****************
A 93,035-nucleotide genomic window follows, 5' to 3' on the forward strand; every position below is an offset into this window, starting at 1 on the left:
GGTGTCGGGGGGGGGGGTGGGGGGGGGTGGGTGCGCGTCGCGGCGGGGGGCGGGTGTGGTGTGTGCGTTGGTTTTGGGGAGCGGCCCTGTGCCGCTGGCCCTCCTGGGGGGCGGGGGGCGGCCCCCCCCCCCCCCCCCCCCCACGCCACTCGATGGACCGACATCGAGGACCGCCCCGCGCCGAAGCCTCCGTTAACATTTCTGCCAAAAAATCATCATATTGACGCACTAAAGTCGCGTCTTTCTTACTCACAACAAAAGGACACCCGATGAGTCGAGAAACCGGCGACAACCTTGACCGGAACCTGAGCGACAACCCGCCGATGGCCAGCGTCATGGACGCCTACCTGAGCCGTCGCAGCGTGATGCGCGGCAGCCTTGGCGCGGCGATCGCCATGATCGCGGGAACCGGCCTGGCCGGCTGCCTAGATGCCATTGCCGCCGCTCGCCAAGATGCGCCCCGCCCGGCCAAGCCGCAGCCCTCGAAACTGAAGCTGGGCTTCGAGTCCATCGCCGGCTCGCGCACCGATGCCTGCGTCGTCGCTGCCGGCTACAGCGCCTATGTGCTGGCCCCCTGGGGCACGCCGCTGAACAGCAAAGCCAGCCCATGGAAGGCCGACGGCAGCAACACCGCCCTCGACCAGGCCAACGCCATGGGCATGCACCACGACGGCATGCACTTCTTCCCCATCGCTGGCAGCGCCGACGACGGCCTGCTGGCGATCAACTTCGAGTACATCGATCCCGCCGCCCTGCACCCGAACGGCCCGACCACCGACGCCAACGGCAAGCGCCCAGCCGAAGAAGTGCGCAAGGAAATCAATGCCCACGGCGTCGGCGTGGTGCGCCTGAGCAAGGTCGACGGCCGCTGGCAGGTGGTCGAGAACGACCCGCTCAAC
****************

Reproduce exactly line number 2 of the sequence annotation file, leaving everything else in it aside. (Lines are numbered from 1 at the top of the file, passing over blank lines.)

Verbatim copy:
GGTGTCGGGGGGGGGGGTGGGGGGGGGTGGGTGCGCGTCGCGGCGGGGGGCGGGTGTGGTGTGTGCGTTGGTTTTGGGGAGCGGCCCTGTGCCGCTGGCCCTCCTGGGGGGCGGGGGGCGGCCCCCCCCCCCCCCCCCCCCCACGCCACTCGATGGACCGACATCGAGGACCGCCCCGCGCCGAAGCCTCCGTTAACATTTCTGCCAAAAAATCATCATATTGACGCACTAAAGTCGCGTCTTTCTTACTCACAACAAAAGGACACCCGATGAGTCGAGAAACCGGCGACAACCTTGACCGGAACCTGAGCGACAACCCGCCGATGGCCAGCGTCATGGACGCCTACCTGAGCCGTCGCAGCGTGATGCGCGGCAGCCTTGGCGCGGCGATCGCCATGATCGCGGGAACCGGCCTGGCCGGCTGCCTAGATGCCATTGCCGCCGCTCGCCAAGATGCGCCCCGCCCGGCCAAGCCGCAGCCCTCGAAACTGAAGCTGGGCTTCGAGTCCATCGCCGGCTCGCGCACCGATGCCTGCGTCGTCGCTGCCGGCTACAGCGCCTATGTGCTGGCCCCCTGGGGCACGCCGCTGAACAGCAAAGCCAGCCCATGGAAGGCCGACGGCAGCAACACCGCCCTCGACCAGGCCAACGCCATGGGCATGCACCACGACGGCATGCACTTCTTCCCCATCGCTGGCAGCGCCGACGACGGCCTGCTGGCGATCAACTTCGAGTACATCGATCCCGCCGCCCTGCACCCGAACGGCCCGACCACCGACGCCAACGGCAAGCGCCCAGCCGAAGAAGTGCGCAAGGAAATCAATGCCCACGGCGTCGGCGTGGTGCGCCTGAGCAAGGTCGACGGCCGCTGGCAGGTGGTCGAGAACGACCCGCTCAAC